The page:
The killings have grown under the junta led by Capt. Ibrahim Traore, who seized power in September. Traore promised to stem the violence, but people say they fear the repressive regime as security in the country deteriorates.
Part of the junta’s strategy has been to recruit some 50,000 volunteer fighters to serve alongside the military, but residents say this has only contributed to civilian killings as the volunteers round up anyone they suspect of ties to the extremists.
Often those swept up by government forces are ethnic Fulani, a largely Muslim group who make up less than 10% of the population and mostly live in the north, where fighting has been most intense. The Fulani are perceived to be working with the militants, who target them for recruitment in part because of their historic grievances with the state and the fact that they live in regions where the militants have seized large areas.
On the day that Adama, who was Fulani, disappeared his grandmother combed their village searching for him. Hours later she learned the truth: Her grandson and a fellow cattle herder the family identified only as Ousseni had been seized and blindfolded by six men on motorbikes and taken to a military base. Ousseni, who is not Fulani, told her the security forces briefly questioned him before releasing him.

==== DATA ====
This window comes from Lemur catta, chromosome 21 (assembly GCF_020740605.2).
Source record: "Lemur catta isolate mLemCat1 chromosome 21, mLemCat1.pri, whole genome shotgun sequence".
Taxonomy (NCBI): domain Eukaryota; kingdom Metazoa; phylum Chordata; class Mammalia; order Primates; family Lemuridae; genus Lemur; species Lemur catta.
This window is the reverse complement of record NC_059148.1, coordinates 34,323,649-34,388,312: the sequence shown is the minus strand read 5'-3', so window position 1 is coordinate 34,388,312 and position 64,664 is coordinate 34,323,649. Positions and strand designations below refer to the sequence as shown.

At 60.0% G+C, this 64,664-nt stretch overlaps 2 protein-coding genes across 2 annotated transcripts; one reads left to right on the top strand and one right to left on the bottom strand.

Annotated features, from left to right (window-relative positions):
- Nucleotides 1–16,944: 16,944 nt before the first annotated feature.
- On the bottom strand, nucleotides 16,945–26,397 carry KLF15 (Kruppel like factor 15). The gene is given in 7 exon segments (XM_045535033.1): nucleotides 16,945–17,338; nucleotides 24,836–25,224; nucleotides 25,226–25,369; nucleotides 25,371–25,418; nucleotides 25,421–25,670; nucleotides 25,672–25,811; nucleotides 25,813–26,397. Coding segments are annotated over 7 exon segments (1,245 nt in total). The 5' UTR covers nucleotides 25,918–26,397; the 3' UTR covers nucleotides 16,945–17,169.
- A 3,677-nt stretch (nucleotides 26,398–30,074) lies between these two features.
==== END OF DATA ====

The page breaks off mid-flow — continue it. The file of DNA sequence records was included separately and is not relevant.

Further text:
Ousseni said while the boys were locked up he overheard the troops accuse them of being jihadis. Fearful for his life, Ousseni fled the country soon after speaking to Adama’s grandmother.
The video showing Adama’s head crushed by a rock began circulating on WhatsApp chat groups around Feb. 14. A few days later, the teen’s body was found on a roadside several kilometers (miles) from the military base where the video was filmed.
The AP spoke to members of Adama’s family who fled their homes after he disappeared. Adama’s uncle heard his nephew was abducted by security forces from the boy’s grandmother, who recounted what Ousseni had told her. Adama’s mother heard separately about her son’s seizure from a relative, who saw him grabbed by security forces. Neither Adama’s uncle nor his mother wanted their names used for fear of reprisal.
During an interview with the AP last month, the 40-year-old uncle shook his head as he replayed the video showing his nephew’s lifeless body.
“No one can escape death, but it is the way you die that makes a difference. This way of dying is so horrible,” he said. He recognized his nephew from the blue shorts he was wearing and his body, he said.
Adama’s mother has not seen the video; the family has kept it from her to spare her further anguish. His body was buried by neighbors.
Nearly 300 civilians have been killed in attacks involving Burkina Faso security forces between October and February, compared to about 100 during the same period a year ago, according to the Armed Conflict Location & Event Data Project, or ACLED. The violence has also taken a sharp ethnic turn, with the Fulani, including children, increasingly targeted by security forces because they are suspected of supporting the jihadis, according to rights organizations.